And so because the demand was so high we decided to build that into the framework. That's an example; we have an OLAP data grid as well. So that's a first area of new features if you want, new components. We also did things to improve the overall performance of the platform. People start building really sophisticated applications with Flex and sometimes really big applications. And so the default model when you build a Flex application is that we will take your source code and compile that into bytecode. And the default model is that you have that one binary file that we will then send to the client and it will be executed by the Virtual Machine. So that works pretty well for widgets or small apps, but at some point if you build a really big application that file can get pretty big, so we have things like runtime shared libraries or modules, where you can actually download a small piece of the application, the core of the application and then as needed you can start loading additional modules.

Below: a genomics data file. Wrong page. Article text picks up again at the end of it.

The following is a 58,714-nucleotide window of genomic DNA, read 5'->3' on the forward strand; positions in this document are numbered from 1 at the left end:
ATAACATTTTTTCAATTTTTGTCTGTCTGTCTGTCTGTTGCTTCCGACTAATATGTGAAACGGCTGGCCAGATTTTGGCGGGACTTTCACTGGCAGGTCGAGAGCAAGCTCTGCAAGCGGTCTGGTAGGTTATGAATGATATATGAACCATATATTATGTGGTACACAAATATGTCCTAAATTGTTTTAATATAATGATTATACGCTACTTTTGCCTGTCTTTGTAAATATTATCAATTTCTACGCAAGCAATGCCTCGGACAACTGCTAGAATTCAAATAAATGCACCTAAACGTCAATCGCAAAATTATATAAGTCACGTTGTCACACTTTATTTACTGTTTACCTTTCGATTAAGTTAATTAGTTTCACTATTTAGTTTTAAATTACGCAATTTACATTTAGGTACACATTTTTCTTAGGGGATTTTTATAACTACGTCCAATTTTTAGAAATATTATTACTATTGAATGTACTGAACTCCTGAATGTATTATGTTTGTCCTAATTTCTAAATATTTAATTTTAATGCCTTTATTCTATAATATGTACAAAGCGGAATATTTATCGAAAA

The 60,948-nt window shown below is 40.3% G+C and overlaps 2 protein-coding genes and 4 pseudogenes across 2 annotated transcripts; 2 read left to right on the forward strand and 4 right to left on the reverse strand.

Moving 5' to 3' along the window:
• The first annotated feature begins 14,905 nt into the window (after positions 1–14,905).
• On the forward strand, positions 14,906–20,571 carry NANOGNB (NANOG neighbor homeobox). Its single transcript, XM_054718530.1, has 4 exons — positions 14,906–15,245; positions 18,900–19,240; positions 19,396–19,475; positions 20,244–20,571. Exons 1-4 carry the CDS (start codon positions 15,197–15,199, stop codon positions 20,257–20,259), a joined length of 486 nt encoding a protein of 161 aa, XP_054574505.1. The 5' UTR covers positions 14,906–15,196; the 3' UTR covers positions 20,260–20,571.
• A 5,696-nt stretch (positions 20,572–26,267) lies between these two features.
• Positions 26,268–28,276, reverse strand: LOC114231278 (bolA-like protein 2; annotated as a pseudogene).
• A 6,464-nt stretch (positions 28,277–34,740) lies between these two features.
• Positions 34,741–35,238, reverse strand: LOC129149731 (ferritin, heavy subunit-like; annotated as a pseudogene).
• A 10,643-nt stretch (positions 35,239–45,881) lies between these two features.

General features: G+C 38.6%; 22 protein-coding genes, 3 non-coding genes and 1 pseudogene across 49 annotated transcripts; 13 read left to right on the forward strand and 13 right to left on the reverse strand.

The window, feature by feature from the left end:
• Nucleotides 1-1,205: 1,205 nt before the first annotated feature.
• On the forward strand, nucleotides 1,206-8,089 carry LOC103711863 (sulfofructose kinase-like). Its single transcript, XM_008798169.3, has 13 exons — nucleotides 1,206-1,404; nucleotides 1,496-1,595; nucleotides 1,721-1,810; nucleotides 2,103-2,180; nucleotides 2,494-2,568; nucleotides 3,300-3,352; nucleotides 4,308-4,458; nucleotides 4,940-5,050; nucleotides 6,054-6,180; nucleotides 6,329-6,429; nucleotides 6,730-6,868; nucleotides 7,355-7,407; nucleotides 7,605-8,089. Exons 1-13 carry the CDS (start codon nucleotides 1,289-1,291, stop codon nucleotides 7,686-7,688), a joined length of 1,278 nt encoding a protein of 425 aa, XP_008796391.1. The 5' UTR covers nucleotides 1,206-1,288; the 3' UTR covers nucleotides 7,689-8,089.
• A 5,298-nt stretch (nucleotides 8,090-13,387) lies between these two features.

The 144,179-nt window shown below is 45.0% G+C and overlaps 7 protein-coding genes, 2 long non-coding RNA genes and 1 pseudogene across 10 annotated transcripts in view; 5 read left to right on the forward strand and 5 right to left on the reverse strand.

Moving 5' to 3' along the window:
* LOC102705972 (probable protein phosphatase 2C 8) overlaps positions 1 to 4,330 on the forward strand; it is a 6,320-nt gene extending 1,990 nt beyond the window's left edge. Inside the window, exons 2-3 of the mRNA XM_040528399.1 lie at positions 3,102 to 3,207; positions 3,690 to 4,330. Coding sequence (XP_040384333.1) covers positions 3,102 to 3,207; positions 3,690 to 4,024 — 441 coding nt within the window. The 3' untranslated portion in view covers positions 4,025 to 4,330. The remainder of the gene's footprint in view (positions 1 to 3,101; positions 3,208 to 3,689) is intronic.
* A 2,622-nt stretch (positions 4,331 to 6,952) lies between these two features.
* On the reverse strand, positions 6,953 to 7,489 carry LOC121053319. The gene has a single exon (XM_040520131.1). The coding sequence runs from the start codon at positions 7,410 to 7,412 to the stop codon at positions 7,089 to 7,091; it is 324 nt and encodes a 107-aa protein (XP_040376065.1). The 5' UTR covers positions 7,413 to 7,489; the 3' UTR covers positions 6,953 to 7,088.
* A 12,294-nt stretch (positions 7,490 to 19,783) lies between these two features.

One thing that was... we had that actually in Flex 2... but one thing that we added was, if you build a "Hello World" application for instance, the size of the SWF will be around 200K which is pretty big for "Hello World". And the reason for that is that we always bake the framework or most of the framework classes into the binary file, into the SWF file. And then you run that "Hello World" application and then you go on another website and you download another Flex application, maybe a very small one as well and so you will again download 200K, most of that is going to be the framework again. So what we decided to do in Flex 3 was to allow you to load the framework as a runtime shared library, and then cache it inside the player. And so we signed that so that it is a secure environment, but if I visit your website and I run your Flex application, initially I didn't have the Flex framework so I will get it from you, I will cache it in the player and then I visit another website, download the Flex application, the player is going to check, "Oh, do I have the framework already?" -- if yes you don't need to download the framework again. That is significant in terms of making the size of applications to download a lot smaller.